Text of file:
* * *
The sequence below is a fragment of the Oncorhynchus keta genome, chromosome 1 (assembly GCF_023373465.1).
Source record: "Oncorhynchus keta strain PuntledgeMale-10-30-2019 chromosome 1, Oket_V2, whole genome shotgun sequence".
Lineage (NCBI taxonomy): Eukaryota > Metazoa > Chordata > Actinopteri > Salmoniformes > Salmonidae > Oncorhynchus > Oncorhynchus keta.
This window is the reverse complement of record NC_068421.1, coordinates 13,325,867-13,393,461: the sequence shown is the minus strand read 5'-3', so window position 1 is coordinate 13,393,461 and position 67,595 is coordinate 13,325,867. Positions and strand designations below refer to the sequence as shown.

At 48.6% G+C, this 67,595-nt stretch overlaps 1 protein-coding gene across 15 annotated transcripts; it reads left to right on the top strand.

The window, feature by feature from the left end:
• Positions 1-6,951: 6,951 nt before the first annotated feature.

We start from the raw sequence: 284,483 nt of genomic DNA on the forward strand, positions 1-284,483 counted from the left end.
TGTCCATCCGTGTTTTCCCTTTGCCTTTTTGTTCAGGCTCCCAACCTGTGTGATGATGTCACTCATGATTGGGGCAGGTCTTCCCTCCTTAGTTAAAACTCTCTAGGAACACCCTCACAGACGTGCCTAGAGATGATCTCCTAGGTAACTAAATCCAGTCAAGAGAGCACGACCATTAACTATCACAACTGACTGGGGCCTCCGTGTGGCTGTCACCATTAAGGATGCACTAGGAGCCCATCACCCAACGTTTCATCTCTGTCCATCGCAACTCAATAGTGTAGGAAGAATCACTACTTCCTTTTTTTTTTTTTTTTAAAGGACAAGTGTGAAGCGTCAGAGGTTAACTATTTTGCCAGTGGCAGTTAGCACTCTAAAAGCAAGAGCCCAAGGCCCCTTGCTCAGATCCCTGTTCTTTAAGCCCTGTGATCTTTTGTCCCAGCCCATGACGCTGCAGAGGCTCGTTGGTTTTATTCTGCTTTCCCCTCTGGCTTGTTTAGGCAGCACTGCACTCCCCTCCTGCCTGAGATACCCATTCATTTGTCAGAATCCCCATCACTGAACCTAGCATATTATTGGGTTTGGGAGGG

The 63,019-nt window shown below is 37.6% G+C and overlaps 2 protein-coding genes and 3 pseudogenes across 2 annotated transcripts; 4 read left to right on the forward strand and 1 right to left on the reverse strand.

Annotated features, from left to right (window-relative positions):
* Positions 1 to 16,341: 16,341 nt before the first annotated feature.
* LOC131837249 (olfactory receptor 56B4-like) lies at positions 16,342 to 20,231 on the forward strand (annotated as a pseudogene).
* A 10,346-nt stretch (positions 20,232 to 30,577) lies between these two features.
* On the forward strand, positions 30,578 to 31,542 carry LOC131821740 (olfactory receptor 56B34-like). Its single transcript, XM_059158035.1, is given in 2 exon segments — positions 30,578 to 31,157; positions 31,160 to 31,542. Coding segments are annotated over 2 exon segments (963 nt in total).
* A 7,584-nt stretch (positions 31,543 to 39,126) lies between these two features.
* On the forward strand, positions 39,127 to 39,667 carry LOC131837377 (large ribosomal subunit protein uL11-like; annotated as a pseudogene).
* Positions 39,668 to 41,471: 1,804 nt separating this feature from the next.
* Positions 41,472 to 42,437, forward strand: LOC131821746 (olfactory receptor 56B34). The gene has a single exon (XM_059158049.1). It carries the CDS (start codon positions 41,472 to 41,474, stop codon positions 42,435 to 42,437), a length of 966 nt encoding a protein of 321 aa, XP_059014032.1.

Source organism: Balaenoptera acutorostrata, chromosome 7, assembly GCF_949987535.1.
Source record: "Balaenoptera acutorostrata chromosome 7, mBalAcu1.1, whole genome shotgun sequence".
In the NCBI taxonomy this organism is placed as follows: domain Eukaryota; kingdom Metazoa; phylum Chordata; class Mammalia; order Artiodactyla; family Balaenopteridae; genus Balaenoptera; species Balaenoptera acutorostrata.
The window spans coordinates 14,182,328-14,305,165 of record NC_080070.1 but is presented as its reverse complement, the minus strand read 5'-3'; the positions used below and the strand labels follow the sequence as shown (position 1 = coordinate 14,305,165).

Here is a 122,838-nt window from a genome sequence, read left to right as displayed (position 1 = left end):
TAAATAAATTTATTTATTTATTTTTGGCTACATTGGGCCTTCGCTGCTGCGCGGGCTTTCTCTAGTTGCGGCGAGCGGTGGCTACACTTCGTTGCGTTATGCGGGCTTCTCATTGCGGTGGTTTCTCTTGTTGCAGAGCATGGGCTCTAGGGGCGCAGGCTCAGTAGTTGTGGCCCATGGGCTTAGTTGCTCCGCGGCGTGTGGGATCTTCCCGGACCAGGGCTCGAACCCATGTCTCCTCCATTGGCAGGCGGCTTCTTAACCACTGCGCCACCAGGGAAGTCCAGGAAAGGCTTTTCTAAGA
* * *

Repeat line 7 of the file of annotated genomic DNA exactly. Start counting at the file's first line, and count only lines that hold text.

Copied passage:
• Positions 1-6,951: 6,951 nt before the first annotated feature.